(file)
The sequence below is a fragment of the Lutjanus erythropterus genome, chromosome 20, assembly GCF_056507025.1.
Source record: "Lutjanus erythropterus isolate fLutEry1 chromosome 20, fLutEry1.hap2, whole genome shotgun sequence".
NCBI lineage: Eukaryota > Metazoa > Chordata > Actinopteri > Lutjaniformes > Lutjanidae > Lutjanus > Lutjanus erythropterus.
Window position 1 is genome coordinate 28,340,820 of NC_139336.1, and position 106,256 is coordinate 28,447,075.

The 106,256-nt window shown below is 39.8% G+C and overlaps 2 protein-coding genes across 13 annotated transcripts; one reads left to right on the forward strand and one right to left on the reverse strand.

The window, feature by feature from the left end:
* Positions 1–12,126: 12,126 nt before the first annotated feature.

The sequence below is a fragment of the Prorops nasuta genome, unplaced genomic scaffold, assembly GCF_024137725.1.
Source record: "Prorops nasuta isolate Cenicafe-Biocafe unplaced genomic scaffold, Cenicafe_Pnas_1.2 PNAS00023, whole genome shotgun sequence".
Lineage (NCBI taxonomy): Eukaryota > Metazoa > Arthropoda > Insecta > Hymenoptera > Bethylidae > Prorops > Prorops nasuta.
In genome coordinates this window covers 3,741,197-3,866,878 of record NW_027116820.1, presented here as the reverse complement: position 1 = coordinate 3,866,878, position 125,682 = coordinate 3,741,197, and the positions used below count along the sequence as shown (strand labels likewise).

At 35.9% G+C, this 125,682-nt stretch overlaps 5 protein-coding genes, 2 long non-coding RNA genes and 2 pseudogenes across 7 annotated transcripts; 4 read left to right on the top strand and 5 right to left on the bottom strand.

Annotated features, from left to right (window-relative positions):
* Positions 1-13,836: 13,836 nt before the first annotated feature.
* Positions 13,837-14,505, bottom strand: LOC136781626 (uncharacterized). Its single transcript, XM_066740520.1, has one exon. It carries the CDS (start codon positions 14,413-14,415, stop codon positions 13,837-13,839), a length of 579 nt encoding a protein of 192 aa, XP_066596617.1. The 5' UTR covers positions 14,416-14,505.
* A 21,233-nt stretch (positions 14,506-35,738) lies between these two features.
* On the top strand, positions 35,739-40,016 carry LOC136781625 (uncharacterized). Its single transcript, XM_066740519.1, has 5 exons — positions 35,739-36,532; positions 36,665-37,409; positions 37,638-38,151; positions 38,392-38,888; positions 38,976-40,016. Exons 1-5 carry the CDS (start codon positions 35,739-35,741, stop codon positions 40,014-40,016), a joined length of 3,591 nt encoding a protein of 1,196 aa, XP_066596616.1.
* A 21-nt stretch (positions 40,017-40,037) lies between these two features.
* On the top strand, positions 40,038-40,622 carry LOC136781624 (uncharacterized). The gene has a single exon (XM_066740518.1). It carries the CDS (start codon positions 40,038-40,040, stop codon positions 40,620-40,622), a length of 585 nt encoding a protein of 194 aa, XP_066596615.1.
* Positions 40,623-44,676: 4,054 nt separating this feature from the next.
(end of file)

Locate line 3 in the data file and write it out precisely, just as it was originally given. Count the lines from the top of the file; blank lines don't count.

NCBI lineage: Eukaryota > Metazoa > Chordata > Actinopteri > Lutjaniformes > Lutjanidae > Lutjanus > Lutjanus erythropterus.